I have a very distinct early memory of being at the hairdresser and realising upon looking in the mirror that, to the horror of my five-year-old self, my haircut made me look like a boy. As a child I had very fine hair and the hair that I did have didn’t get the memo about needing to grow, so I was sensitive enough about it as it was. When the hairdresser turned to me with a big smile to say goodbye I said with as much passion as my little voice could muster “I don’t like my haircut and I don’t like you”. I was ushered out of the salon very quickly as my accompanying Mum and Grandma tried to laugh off what I had said while knowing that they could never go back there again. And they never did.

Children know what they want and if they get a bad haircut they are not afraid to be honest about it. Why then is it so hard for us as adults to tell our hairdresser that we want to break up? We ignore the text messages and calls, all the while feeling guilty that we have started seeing someone else. Or worse, we continue to get bad haircut after bad haircut because we are too afraid to end the relationship.

Our hair is such a personal matter. On a day when I can get my hair to sit perfectly I am on top of the world and bounce from task to task just like my hair. On a bad hair day I turn into a cranky, withdrawn, tortured soul too ashamed to show the world my failed attempt at a blow dry. A bad hair experience, especially a more lasting one such as a haircut can have disastrous consequences as you are potentially forced to be the lady with the bad hair (and the related side effects to personality) for days, weeks or even months.

But we also build bonds with our hairdressers which make the break up hard. Over the hours you sit in the chair at the salon you share with them your joys about relationships, work and life as well as your regrets and times of trouble. They are the friend that no-one else knows about. The friend you can confide in about anything troubling you. The friend who isn’t really a friend unless you are sitting in a chair in front of them and they are holding a pair of scissors (Yipes!). Then one day, they give you a bad haircut. Friendship over.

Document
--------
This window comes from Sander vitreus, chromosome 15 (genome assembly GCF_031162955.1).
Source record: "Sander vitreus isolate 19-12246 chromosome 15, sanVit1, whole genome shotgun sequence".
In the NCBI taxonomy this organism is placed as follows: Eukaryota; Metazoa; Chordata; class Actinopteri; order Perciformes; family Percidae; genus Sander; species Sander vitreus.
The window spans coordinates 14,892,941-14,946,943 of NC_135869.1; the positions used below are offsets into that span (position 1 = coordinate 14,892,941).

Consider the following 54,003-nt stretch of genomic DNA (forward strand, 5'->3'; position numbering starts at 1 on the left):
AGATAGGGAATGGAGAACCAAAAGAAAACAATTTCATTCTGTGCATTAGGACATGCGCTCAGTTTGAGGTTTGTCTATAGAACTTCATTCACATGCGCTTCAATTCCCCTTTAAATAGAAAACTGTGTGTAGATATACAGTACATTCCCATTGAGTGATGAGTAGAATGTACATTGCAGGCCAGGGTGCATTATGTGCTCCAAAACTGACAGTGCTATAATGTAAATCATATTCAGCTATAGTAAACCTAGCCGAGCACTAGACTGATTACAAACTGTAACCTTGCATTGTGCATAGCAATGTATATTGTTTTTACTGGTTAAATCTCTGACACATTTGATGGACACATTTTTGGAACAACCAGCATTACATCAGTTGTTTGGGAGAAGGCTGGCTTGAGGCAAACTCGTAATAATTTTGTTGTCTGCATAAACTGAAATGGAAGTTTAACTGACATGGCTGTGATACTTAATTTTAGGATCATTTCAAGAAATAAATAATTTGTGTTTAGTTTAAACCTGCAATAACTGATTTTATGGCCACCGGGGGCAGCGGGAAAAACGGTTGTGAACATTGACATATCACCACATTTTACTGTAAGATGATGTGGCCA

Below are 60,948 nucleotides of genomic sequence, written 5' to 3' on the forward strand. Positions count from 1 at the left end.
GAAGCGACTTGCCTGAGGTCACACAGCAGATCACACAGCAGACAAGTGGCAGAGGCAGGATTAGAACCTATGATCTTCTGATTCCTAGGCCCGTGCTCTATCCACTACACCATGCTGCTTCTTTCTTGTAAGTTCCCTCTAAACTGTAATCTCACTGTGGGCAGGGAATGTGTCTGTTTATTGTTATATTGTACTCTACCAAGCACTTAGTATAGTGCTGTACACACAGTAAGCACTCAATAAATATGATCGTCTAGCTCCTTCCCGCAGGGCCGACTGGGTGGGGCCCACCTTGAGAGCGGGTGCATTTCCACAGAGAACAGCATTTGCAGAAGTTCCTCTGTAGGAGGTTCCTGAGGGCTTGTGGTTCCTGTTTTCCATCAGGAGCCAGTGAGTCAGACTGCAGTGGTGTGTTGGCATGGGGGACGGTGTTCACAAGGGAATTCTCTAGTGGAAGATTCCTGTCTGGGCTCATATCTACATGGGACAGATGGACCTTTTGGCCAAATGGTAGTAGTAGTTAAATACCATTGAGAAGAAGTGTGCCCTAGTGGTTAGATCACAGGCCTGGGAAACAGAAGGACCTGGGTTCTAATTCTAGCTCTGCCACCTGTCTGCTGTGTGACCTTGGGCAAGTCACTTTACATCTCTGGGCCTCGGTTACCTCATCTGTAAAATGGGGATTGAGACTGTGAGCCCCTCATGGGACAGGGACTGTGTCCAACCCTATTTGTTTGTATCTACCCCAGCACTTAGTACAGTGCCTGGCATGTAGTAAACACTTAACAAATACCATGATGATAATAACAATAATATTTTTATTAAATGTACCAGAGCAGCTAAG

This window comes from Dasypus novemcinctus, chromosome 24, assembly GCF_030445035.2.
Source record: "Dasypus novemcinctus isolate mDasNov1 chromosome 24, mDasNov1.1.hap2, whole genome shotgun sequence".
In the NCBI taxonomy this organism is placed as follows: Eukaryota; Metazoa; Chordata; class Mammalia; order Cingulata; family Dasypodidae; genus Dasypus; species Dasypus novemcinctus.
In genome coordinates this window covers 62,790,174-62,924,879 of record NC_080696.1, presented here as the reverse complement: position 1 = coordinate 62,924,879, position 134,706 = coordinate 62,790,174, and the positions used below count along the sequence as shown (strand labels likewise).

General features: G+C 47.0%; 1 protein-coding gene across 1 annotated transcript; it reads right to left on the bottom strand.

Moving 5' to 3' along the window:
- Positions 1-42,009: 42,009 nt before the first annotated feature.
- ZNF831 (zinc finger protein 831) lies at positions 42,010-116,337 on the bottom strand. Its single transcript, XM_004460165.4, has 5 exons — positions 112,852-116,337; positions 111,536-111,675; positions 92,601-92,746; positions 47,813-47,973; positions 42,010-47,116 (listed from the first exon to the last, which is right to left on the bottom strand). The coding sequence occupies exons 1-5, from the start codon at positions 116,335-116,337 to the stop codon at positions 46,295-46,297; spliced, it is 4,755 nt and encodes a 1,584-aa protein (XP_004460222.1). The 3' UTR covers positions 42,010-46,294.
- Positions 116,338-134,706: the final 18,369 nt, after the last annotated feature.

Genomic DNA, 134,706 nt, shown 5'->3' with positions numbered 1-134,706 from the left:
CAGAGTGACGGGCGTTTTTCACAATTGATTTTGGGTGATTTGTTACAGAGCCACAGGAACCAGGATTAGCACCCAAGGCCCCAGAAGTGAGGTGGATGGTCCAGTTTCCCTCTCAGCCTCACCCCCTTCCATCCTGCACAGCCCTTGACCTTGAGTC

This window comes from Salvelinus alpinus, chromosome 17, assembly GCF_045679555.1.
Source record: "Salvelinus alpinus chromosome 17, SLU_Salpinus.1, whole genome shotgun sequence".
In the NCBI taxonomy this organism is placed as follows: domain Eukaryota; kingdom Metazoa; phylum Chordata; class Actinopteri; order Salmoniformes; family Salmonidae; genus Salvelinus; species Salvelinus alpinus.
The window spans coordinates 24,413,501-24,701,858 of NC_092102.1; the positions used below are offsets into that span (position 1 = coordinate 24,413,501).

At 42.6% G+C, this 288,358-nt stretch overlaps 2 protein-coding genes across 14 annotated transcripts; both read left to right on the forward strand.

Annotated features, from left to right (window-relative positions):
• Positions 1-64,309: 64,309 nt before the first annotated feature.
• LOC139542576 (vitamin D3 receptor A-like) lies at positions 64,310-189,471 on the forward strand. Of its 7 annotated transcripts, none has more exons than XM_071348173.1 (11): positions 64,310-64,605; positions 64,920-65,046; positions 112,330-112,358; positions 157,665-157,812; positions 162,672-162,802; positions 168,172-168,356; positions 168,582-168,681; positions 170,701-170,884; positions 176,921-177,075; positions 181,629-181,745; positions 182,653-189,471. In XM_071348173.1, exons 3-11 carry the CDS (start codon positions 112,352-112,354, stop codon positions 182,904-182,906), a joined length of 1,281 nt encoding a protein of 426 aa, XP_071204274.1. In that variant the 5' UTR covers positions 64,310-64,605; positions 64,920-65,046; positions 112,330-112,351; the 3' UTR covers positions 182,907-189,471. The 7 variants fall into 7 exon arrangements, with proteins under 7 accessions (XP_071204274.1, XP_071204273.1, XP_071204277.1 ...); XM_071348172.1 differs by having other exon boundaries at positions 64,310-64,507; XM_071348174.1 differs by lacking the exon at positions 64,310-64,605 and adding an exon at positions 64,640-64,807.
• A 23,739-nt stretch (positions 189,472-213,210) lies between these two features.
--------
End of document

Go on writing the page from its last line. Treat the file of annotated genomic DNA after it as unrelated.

What do you do in this situation?

A. Embrace the bravery of a five-year-old and tell the hairdresser you don’t like the cut (probably leave out the personality insults)

B. Keep going back to the same hairdresser, each time crossing your fingers and hoping that they will miraculously cut your hair just like Jennifer Aniston’s

C. Cut all contact and find a new hairdresser who will be able to give you the cut of your dreams and be your new best friend

My recommendation is to be honest with the hairdresser and tell them that you aren’t happy with the cut. Their reaction will determine whether you go back to them again. If they are understanding and attempt to rectify it for you then you may consider going back. If they don’t react so well it is probably time to look elsewhere (bitter hairdresser placing scissors near your hair is not the best situation to be in).

If you do decide to look for a new hairdresser, do your research. Ask friends and family and check sites such as Word of Mouth Online or Rave About It to see what others are saying. It is also a good idea to go to the hairdresser being able to articulate what it is that you want or with pictures in hand.

Have you had a horror cut? What did you do about it?


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